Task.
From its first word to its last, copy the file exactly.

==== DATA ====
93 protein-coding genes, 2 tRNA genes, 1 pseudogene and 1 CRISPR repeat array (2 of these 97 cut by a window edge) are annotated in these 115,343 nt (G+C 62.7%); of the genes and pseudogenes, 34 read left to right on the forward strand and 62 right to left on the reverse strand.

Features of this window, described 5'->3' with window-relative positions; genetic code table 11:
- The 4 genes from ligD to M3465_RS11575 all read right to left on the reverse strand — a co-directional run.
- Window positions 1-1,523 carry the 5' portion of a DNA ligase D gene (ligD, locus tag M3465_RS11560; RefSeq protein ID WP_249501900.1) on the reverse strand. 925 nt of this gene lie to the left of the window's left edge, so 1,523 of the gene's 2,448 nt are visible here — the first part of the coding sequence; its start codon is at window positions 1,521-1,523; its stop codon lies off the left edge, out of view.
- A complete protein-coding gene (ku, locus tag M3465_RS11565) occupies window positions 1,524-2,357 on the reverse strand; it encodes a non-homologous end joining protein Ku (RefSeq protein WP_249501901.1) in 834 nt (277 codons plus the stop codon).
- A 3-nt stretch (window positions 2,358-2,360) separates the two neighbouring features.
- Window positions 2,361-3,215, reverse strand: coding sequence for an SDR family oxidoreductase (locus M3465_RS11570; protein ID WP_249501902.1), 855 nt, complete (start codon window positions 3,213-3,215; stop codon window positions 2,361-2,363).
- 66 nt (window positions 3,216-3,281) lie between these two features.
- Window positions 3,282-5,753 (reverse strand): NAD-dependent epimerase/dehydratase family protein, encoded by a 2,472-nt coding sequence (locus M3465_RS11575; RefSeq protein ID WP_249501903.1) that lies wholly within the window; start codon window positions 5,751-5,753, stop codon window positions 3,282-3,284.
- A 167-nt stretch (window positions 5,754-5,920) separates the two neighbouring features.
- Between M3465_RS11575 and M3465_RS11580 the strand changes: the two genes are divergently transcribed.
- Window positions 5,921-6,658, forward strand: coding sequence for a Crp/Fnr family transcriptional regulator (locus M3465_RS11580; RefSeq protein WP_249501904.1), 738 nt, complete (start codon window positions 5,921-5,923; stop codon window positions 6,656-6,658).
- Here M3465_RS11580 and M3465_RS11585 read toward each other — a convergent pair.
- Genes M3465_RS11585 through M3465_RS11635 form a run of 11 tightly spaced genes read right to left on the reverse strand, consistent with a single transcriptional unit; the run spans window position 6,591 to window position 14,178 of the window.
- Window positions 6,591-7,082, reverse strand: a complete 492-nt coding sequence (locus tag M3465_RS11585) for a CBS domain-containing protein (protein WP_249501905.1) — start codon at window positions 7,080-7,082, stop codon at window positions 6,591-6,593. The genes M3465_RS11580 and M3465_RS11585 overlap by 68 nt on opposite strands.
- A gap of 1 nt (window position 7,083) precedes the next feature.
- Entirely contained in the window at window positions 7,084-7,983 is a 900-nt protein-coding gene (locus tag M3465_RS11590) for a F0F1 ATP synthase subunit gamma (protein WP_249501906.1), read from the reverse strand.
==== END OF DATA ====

93 protein-coding genes, 2 tRNA genes, 1 pseudogene and 1 CRISPR repeat array (2 of these 97 cut by a window edge) are annotated in these 115,343 nt (G+C 62.7%); of the genes and pseudogenes, 34 read left to right on the forward strand and 62 right to left on the reverse strand.

Features of this window, described 5'->3' with window-relative positions; genetic code table 11:
- The 4 genes from ligD to M3465_RS11575 all read right to left on the reverse strand — a co-directional run.
- Window positions 1-1,523 carry the 5' portion of a DNA ligase D gene (ligD, locus tag M3465_RS11560; RefSeq protein ID WP_249501900.1) on the reverse strand. 925 nt of this gene lie to the left of the window's left edge, so 1,523 of the gene's 2,448 nt are visible here — the first part of the coding sequence; its start codon is at window positions 1,521-1,523; its stop codon lies off the left edge, out of view.
- A complete protein-coding gene (ku, locus tag M3465_RS11565) occupies window positions 1,524-2,357 on the reverse strand; it encodes a non-homologous end joining protein Ku (RefSeq protein WP_249501901.1) in 834 nt (277 codons plus the stop codon).
- A 3-nt stretch (window positions 2,358-2,360) separates the two neighbouring features.
- Window positions 2,361-3,215, reverse strand: coding sequence for an SDR family oxidoreductase (locus M3465_RS11570; protein ID WP_249501902.1), 855 nt, complete (start codon window positions 3,213-3,215; stop codon window positions 2,361-2,363).
- 66 nt (window positions 3,216-3,281) lie between these two features.
- Window positions 3,282-5,753 (reverse strand): NAD-dependent epimerase/dehydratase family protein, encoded by a 2,472-nt coding sequence (locus M3465_RS11575; RefSeq protein ID WP_249501903.1) that lies wholly within the window; start codon window positions 5,751-5,753, stop codon window positions 3,282-3,284.
- A 167-nt stretch (window positions 5,754-5,920) separates the two neighbouring features.
- Between M3465_RS11575 and M3465_RS11580 the strand changes: the two genes are divergently transcribed.
- Window positions 5,921-6,658, forward strand: coding sequence for a Crp/Fnr family transcriptional regulator (locus M3465_RS11580; RefSeq protein WP_249501904.1), 738 nt, complete (start codon window positions 5,921-5,923; stop codon window positions 6,656-6,658).
- Here M3465_RS11580 and M3465_RS11585 read toward each other — a convergent pair.
- Genes M3465_RS11585 through M3465_RS11635 form a run of 11 tightly spaced genes read right to left on the reverse strand, consistent with a single transcriptional unit; the run spans window position 6,591 to window position 14,178 of the window.
- Window positions 6,591-7,082, reverse strand: a complete 492-nt coding sequence (locus tag M3465_RS11585) for a CBS domain-containing protein (protein WP_249501905.1) — start codon at window positions 7,080-7,082, stop codon at window positions 6,591-6,593. The genes M3465_RS11580 and M3465_RS11585 overlap by 68 nt on opposite strands.
- A gap of 1 nt (window position 7,083) precedes the next feature.
- Entirely contained in the window at window positions 7,084-7,983 is a 900-nt protein-coding gene (locus tag M3465_RS11590) for a F0F1 ATP synthase subunit gamma (protein WP_249501906.1), read from the reverse strand.